Retirement planning is just life planning for your later years. Things change for everybody, and new options and rules appear when you hit 59.5, 62, 65, 70 and 72. But that doesn’t mean you have to do what everybody else does.
When you hit 59.5 you can get access to all that IRA and Roth money that has been compounding all these years without the 10% penalty imposed by our benefactors in Washington. This age also applies to deferred variable, fixed and fixed index annuities. Keep in mind taxes will apply to annuities and non-Roth qualified retirement plans.
When you hit 62, you become eligible for Social Security. Keep in mind that this amount will be the lowest amount when compared to waiting each birthday. In fact, each year you wait your Social Security benefit compounds by 8%.
When you hit 65, you are eligible for Medicare. In fact, if you wait to long you may be penalized for late enrollment.
When you hit 70, you are eligible for your full Social Security benefit if you waited until 70. And you mind as well take it because the amount will not increase if you wait any longer.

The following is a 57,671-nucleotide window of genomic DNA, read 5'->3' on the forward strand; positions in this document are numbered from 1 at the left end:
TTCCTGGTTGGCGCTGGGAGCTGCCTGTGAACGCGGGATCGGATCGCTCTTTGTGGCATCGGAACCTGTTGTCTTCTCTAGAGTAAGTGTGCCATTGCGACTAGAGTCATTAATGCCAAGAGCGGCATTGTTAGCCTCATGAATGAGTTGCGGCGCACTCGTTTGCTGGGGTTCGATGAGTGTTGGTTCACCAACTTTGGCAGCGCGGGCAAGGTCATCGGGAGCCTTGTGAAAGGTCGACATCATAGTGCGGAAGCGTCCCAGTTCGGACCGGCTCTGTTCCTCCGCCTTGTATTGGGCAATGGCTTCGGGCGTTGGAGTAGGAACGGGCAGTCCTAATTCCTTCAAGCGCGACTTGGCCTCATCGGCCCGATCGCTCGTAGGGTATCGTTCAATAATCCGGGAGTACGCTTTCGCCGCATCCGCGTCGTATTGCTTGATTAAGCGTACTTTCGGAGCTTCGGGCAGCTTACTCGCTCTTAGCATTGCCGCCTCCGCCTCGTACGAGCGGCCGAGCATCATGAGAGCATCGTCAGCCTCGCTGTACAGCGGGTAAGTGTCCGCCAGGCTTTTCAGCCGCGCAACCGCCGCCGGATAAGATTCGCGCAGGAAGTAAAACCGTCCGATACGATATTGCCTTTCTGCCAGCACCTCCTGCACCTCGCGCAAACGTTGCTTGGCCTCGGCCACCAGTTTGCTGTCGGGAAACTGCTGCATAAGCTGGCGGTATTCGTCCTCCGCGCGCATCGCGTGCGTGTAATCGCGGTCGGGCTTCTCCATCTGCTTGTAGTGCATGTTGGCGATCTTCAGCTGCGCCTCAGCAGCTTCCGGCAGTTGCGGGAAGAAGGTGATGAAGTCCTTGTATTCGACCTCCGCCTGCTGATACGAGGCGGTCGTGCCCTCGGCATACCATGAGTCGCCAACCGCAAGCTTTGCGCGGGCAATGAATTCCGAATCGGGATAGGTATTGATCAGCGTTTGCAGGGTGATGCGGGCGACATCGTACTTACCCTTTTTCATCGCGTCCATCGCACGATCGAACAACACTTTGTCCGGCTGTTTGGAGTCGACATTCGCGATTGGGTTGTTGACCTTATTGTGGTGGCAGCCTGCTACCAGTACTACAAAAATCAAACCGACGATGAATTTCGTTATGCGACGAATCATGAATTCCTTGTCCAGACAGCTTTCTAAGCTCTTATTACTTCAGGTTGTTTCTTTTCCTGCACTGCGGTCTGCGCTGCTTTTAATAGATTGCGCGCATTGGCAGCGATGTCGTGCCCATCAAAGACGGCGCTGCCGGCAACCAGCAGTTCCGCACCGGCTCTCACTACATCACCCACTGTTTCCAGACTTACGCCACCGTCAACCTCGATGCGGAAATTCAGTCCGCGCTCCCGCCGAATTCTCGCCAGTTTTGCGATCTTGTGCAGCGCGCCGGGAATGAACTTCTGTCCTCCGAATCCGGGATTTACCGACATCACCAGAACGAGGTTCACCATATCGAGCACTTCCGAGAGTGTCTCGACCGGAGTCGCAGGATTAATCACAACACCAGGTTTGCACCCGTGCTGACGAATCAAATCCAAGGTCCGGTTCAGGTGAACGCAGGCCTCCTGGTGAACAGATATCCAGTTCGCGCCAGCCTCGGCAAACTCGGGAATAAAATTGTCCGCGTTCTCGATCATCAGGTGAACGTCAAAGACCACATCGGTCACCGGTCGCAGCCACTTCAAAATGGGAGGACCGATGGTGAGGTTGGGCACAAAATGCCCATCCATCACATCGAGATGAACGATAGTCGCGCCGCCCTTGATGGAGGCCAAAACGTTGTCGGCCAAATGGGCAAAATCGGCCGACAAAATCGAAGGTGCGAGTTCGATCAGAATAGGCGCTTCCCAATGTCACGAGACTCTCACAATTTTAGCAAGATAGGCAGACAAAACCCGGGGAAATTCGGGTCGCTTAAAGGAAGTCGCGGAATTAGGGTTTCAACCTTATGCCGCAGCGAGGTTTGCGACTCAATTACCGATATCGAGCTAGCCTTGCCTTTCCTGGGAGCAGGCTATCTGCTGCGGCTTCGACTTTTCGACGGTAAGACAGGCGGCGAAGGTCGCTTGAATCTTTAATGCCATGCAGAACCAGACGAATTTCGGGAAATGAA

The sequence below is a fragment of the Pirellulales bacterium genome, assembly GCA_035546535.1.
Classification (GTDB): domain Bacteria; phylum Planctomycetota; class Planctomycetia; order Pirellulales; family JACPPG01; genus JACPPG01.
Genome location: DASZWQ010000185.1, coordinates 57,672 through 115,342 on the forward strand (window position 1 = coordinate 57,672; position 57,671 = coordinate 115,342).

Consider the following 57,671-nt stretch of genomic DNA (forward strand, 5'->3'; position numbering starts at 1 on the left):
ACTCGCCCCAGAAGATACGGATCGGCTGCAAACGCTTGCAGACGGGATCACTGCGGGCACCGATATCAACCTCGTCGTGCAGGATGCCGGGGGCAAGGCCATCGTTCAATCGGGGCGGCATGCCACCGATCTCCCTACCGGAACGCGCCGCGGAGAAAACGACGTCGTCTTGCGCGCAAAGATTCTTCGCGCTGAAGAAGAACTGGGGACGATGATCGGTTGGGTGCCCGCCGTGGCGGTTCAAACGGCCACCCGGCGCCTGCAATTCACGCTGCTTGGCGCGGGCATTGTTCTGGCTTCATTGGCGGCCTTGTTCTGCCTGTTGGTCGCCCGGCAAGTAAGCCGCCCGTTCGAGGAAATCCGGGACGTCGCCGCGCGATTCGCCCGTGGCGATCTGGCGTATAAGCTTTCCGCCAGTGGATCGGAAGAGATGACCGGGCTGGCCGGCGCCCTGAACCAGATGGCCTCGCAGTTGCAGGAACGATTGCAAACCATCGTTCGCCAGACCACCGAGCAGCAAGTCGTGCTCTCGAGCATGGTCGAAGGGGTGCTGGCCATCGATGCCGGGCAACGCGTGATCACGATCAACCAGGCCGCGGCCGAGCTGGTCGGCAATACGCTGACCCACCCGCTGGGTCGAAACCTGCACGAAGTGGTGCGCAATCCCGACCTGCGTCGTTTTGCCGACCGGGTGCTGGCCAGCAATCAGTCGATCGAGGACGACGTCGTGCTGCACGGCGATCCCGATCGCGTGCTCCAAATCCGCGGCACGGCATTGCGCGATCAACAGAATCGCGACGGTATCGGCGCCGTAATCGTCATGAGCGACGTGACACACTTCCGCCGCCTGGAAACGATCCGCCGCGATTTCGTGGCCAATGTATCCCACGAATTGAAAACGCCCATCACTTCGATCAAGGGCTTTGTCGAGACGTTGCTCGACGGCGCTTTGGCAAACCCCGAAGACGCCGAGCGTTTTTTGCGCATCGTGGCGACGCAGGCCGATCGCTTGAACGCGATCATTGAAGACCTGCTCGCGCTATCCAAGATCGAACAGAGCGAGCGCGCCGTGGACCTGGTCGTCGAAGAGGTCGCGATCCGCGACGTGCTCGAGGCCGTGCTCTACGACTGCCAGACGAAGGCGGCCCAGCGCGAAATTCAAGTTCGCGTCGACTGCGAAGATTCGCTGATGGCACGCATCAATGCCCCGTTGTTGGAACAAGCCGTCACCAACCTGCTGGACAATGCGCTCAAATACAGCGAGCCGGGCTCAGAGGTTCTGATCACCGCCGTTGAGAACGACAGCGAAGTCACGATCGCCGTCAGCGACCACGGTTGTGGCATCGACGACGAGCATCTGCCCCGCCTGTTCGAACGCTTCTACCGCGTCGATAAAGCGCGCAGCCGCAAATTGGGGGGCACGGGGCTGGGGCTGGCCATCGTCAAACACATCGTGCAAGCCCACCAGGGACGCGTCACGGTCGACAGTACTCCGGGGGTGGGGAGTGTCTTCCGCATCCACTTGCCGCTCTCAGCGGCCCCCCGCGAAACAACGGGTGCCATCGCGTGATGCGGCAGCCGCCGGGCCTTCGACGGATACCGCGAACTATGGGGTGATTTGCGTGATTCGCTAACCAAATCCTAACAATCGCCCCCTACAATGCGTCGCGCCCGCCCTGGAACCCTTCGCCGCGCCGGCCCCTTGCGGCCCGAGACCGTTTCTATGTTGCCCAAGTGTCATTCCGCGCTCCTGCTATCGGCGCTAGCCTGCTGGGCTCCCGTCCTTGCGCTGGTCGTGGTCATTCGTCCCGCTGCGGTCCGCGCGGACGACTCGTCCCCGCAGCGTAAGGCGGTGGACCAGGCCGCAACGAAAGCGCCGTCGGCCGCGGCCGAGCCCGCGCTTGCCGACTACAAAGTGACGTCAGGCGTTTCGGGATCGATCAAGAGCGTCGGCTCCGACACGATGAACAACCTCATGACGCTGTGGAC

When you achieve the ripe old age of 72, you are mandated to take Required Minimum Distributions. Remember, you have to take this minimum amount even if you don’t want or need it. The reason is that our benevolent overlords would like you to kindly pay taxes on all those deferred gains. And you’ll pay them as ordinary income tax, not as capital gains, thank you very much.
So there are some of the benefits and requirements by age. But here’s what’s not required in your retirement: your date or definition of retirement.
Lately, I’m meeting 50 and 60 year old people who either love what they do or know what they want to do in “retirement.” I know of a surgeon who will retire at the end of June. He’s 79. Over the last decade he’s slowly narrowed his practice to what he wants to do. I know quite a few free-lancers, writers and baseball empires who plan on doing “work” that they love until somebody else tells the to stop.
Conversely, I know people who are counting down the days to shuffle off the shackles of the 9 to 5 coal mine and do absolutely nothing all day. Golf, gardening and watching the grass grow. And guess what? They can do it if the financial plan allows. And they can change their mind and start business after sitting on the porch in a rocking chair for 18 months.
My point is there are a lot of rules in retirement. But the fun part is creating a life where if you work or don’t work you are happy. And then nothing feels like work and the rules feel like tools.